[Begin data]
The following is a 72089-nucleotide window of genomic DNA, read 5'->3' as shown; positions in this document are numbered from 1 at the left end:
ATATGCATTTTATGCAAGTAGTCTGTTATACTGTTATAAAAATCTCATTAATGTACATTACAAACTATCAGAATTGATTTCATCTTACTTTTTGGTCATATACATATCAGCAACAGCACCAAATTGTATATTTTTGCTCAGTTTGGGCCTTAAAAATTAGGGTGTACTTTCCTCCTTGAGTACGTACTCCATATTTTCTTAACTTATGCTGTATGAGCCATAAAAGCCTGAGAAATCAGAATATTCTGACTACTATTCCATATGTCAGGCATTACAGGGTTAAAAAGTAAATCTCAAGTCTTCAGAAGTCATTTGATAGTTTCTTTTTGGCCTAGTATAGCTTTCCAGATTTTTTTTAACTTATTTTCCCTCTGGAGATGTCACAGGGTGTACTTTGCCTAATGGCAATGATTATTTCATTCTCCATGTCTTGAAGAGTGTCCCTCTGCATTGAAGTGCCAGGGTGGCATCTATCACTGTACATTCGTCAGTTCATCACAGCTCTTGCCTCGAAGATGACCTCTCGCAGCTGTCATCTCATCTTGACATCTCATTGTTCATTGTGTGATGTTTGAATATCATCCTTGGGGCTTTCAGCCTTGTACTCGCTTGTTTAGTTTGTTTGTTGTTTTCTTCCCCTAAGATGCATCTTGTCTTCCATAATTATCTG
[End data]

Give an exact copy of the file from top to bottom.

The following is a 72089-nucleotide window of genomic DNA, read 5'->3' as shown; positions in this document are numbered from 1 at the left end:
ATATGCATTTTATGCAAGTAGTCTGTTATACTGTTATAAAAATCTCATTAATGTACATTACAAACTATCAGAATTGATTTCATCTTACTTTTTGGTCATATACATATCAGCAACAGCACCAAATTGTATATTTTTGCTCAGTTTGGGCCTTAAAAATTAGGGTGTACTTTCCTCCTTGAGTACGTACTCCATATTTTCTTAACTTATGCTGTATGAGCCATAAAAGCCTGAGAAATCAGAATATTCTGACTACTATTCCATATGTCAGGCATTACAGGGTTAAAAAGTAAATCTCAAGTCTTCAGAAGTCATTTGATAGTTTCTTTTTGGCCTAGTATAGCTTTCCAGATTTTTTTTAACTTATTTTCCCTCTGGAGATGTCACAGGGTGTACTTTGCCTAATGGCAATGATTATTTCATTCTCCATGTCTTGAAGAGTGTCCCTCTGCATTGAAGTGCCAGGGTGGCATCTATCACTGTACATTCGTCAGTTCATCACAGCTCTTGCCTCGAAGATGACCTCTCGCAGCTGTCATCTCATCTTGACATCTCATTGTTCATTGTGTGATGTTTGAATATCATCCTTGGGGCTTTCAGCCTTGTACTCGCTTGTTTAGTTTGTTTGTTGTTTTCTTCCCCTAAGATGCATCTTGTCTTCCATAATTATCTG